Model your Dynamics 365 Solution - Overview (Part 1)

Introduction

Building a dolls house can be done by one person. It involves a simple process, performed with basic tools such as nails, hammer, tape and can be done in a few hours without any external help. Your little daughter might want to give you a hand, but you see my point.

If you want to build a real family house, you might have to consider a different approach. It requires planning, sketches and at least a blueprint of the house so that the owners, the architect and the builders can have the same understanding of what is being built.

The same goes for Dynamics 365 solutions. For a simple solution, you might be able to trial and error until you get it right, but in most cases a well-defined blueprint is essential.
In this article, I’ll focus on visual modelling as an extremely effective tool to get to that point.


Why visual models work

Written documentation is the least effective form of communication to create a shared understanding. Our stakeholders see the solution differently than developers do. Even stakeholders sometimes see the solution differently between one another.

Using visual models when implementing Dynamics 365 helps to create a shared understanding of what are the key features of your solution. They can help you map out the requirements and how they relate to one another.

Using models will:
  • Help you visualize a system and promote a deeper understanding of the requirements.
  • Provide a template that guides you in configuring your Dynamics 365 Solution.
  • Help to understand complex systems part by part, exposing opportunities for simplification and re-use.
  • Document the decisions that you have made.
Ideally, you want to co-create models with the team and stakeholders. Be sure to keep your modelling as lightweight and collaborative as possible. Do just enough modelling and defer commitment. Down the track, you will know more and will be able to ask better questions, which will allow you to dive deeper into other areas of the model and iterate.

Models will evolve over time. Some may disappear if they are no longer needed, some may grow and become more detailed, and some new models may appear. Below I’ll share the ones that have continued to work for me in the 12 years I’ve been implementing Dynamics 365 solutions.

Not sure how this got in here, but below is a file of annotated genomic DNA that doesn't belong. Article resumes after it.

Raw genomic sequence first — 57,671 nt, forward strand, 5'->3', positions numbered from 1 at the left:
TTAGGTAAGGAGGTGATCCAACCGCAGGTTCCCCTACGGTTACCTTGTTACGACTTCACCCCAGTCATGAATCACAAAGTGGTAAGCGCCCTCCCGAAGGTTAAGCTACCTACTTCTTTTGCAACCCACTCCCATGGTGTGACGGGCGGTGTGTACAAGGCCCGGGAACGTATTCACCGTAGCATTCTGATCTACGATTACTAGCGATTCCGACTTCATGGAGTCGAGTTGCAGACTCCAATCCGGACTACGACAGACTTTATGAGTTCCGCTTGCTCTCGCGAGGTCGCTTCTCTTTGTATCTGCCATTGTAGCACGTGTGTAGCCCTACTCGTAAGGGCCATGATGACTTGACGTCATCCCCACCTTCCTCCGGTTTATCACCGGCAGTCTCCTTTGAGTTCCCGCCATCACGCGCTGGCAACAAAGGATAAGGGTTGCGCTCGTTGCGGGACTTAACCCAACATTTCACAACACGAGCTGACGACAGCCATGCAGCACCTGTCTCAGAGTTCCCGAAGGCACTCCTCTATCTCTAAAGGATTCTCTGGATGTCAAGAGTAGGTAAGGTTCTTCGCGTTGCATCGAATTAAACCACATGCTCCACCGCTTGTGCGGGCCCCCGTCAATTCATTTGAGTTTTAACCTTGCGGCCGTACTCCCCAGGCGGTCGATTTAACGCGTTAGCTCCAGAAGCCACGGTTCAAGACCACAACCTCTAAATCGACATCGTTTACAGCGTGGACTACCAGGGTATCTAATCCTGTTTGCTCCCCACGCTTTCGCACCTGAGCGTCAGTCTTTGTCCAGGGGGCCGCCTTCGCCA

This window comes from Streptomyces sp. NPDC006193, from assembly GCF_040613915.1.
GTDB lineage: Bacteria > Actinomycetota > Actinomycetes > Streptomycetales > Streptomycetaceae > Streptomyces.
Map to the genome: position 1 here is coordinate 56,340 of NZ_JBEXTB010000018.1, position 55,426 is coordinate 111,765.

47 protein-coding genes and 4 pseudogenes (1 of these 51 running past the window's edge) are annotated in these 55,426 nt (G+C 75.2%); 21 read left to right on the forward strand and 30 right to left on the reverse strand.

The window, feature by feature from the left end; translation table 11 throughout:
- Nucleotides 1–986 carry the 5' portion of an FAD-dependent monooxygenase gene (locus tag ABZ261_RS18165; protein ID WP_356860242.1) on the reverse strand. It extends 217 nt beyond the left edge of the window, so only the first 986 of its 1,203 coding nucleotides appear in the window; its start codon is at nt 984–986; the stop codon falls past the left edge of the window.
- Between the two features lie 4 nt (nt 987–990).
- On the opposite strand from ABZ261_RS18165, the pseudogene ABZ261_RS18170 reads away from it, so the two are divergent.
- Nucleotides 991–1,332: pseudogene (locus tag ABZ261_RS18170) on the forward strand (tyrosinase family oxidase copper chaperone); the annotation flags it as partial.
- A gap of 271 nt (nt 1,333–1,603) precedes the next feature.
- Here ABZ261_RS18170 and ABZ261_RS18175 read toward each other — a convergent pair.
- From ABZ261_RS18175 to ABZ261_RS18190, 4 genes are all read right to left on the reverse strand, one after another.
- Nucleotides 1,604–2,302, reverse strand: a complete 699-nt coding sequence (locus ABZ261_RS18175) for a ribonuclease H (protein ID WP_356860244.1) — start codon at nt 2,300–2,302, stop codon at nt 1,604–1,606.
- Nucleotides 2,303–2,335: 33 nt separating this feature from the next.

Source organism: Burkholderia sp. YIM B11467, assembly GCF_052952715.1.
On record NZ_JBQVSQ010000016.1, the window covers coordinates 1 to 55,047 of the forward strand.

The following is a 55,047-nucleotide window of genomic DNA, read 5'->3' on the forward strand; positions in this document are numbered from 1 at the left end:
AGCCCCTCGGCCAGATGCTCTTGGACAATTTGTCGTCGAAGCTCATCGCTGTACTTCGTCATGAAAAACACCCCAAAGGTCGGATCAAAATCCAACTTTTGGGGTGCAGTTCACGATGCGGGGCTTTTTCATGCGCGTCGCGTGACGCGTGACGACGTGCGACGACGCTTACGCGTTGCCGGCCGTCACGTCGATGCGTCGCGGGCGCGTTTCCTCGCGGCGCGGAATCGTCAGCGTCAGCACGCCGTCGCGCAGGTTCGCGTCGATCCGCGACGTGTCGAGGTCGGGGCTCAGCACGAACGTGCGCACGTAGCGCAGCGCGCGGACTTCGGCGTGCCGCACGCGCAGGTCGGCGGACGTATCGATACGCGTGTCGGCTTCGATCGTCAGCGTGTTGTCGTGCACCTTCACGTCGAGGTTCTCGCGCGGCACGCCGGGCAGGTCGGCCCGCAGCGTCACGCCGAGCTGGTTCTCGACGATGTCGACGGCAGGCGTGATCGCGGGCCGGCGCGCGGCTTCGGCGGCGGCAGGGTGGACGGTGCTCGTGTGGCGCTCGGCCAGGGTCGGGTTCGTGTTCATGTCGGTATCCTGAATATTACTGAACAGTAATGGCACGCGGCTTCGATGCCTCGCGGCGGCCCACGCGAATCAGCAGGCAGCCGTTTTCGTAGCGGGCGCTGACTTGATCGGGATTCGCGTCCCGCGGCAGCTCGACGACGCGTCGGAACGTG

My go-to Models and when to use them

Use Case Diagram (UML)

A Use Case diagram is a graphical representation of the interactions between an actor and a system. A use case is a great technique for quickly identifying, clarifying, and organizing core system requirements.

I typically create a Use Case Diagram in the following situations:

  • Initial meetings with stakeholders to get a quick understanding of the requirements
  • First workshops to validate requirements (and making sure I didn't miss anything obvious).

Conceptual Diagram

The Conceptual Diagram describes, at a business level, what are the main functionalities of the solution. The colouring helps me group functionalities of the same category.
The Conceptual Diagram is a constantly evolving diagram, that we tweak along with the build and the lifecycle of the system.


Conceptual Diagrams help me explain how I understood the solution to others. I use Conceptual Diagram in the following context:
  • As a start of most of my workshops to explain and remind what is the solution about and show, on the diagram, what will be the workshop about. Ex: If my workshop is about the Enquiry Process, I will spend more time showing the part of the system that will be discussed during that workshop.
  • As a tool to get a shared understanding and stimulate the generation of ideas.
  • To describe the solution to my team, as it helps me structure my thoughts and narratives when I explain the system.

Process Flow Diagram

A process flow diagram is a simplified representation of a process. It usually doesn’t show exceptions or "problems" that may occur during the process flow.
There is always a start and an end where actions are being done by the different actors of your solution. 

When to use a Business Process Flow:
  • After I have drafted a Use Case Diagram, I use the Process Flow diagram to describe the more complex Use Cases. 
  • During workshops or meeting to capture the steps of how a particular action could be done in the solution.

Entity Relationship Diagram

An Entity Relationship Diagram (ERD) is a type of diagram that illustrates how Dynamics 365 Entities such as Contacts, Companies or Cases relate to each other within the solution.

ERD helps to understand how the data is structured and how your Dynamics 365 Entity model will be designed.

Summary

The above 4 Models are the ones I used most of the time on my projects as key documents to foster a shared understanding of the requirement and the solution we are building. In the next few articles I will describe in more details the process of building each of those diagrams, and how they relate to one another.